“I just wish it wasn’t this hard to survive” – Meet LeAndre Aubrey. Hear why he thinks First Security Services needs to do better & what Black History Month means to him


LeAndre Aubrey has been a security officer protecting the public for years. It’s what he loves to do. “I draw on my experience growing up in the foster care system. It forced me to meet a lot of different folks and learn how to get along,” he says. “It stuck with me and I’m a real people person.”

Aubrey has a family of his own to care for—his partner, seven-year-old step-son, three-year-old daughter and a baby on the way. And it’s because of his family that he strongly believes the company he works for, First Security Services (FSS), needs to do better by its officers.

LeAndre Aubrey

Aubrey feels FSS doesn’t have his best interests at heart. Back in 2015, he was injured on the job protecting his worksite. “The medical bills from that incident are racking up. First Security is hard to communicate with,” he says. “They took forever to send me the workmen’s comp packet and I feel alone on this.”

A few years ago, Officer Aubrey was diagnosed with Type 1 Diabetes and says the medical FSS offers is expensive and doesn’t cover what he needs. If he can come up with a few thousand dollars, he says he could join his partners plan. “I hope I can get covered under my girlfriends’ insurance. I’m on my last few vials of Insulin and I really need that medication. I just wish it wasn’t this hard to survive,” he says.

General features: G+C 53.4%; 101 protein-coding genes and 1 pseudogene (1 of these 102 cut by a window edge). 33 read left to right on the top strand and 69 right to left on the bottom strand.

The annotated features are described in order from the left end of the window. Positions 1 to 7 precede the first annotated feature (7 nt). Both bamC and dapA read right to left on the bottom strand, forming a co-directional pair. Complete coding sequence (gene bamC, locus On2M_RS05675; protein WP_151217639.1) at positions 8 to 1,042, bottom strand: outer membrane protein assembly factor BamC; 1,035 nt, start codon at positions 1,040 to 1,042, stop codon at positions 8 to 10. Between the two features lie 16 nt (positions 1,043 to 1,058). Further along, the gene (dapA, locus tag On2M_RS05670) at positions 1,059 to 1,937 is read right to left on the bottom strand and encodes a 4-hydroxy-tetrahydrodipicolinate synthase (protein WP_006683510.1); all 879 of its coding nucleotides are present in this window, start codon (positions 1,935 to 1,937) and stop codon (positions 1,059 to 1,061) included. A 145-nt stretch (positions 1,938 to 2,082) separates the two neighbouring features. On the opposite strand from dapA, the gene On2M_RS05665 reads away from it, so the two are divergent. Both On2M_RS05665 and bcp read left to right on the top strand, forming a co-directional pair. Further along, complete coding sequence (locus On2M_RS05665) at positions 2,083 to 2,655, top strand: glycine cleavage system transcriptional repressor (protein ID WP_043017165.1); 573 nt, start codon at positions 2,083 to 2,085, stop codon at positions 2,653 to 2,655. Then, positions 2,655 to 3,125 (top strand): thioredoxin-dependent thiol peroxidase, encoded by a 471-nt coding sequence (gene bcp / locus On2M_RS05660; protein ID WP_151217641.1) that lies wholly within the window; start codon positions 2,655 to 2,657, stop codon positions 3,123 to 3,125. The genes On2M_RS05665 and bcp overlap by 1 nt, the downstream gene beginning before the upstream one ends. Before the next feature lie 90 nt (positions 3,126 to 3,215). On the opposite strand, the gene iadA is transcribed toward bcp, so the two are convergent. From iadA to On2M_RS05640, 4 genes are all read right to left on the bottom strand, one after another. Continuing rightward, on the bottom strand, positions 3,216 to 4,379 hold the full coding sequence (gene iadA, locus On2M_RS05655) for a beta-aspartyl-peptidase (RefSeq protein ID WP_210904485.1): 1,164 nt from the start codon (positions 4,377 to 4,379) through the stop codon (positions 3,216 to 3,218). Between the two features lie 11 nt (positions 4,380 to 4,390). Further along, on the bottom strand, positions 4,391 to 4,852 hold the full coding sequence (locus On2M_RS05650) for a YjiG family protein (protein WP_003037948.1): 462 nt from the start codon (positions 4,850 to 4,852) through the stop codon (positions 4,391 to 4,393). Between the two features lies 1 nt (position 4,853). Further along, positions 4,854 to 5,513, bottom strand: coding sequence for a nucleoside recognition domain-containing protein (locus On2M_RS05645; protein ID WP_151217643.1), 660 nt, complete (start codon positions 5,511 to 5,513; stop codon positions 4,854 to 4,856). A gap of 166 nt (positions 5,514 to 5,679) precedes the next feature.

Aubrey depends on his security job to feed his children, but says that’s tough when the company doesn’t offer any guaranteed pay raises. His current post is at a large public library, but he expresses concerns that if he had to switch sites, he would lose pay. “I feel like I’m at a standstill,” he says.

When Aubrey talks about what it’s like at work for black security officers, he says First Security makes some assumptions. “I think FSS believes African Americans won’t speak up about our rights. And that’s just not true. If I’m not well informed on a particular law, I’ll do my research,” he says. “I want to emphasize for Black History Month that companies like FSS need to appreciate and respect their officers, that means all officers, including African Americans.”

Right now, Aubrey is busy forming a union with his co-workers.

“When we build our union, it will even out the power and improve things. I know I’m doing all this for my family. And I know I’m not the only one with kids out there,” he says. “With our union we can fight for better pay, healthcare, respect and more. Work should work for everyone. Not just the company.”

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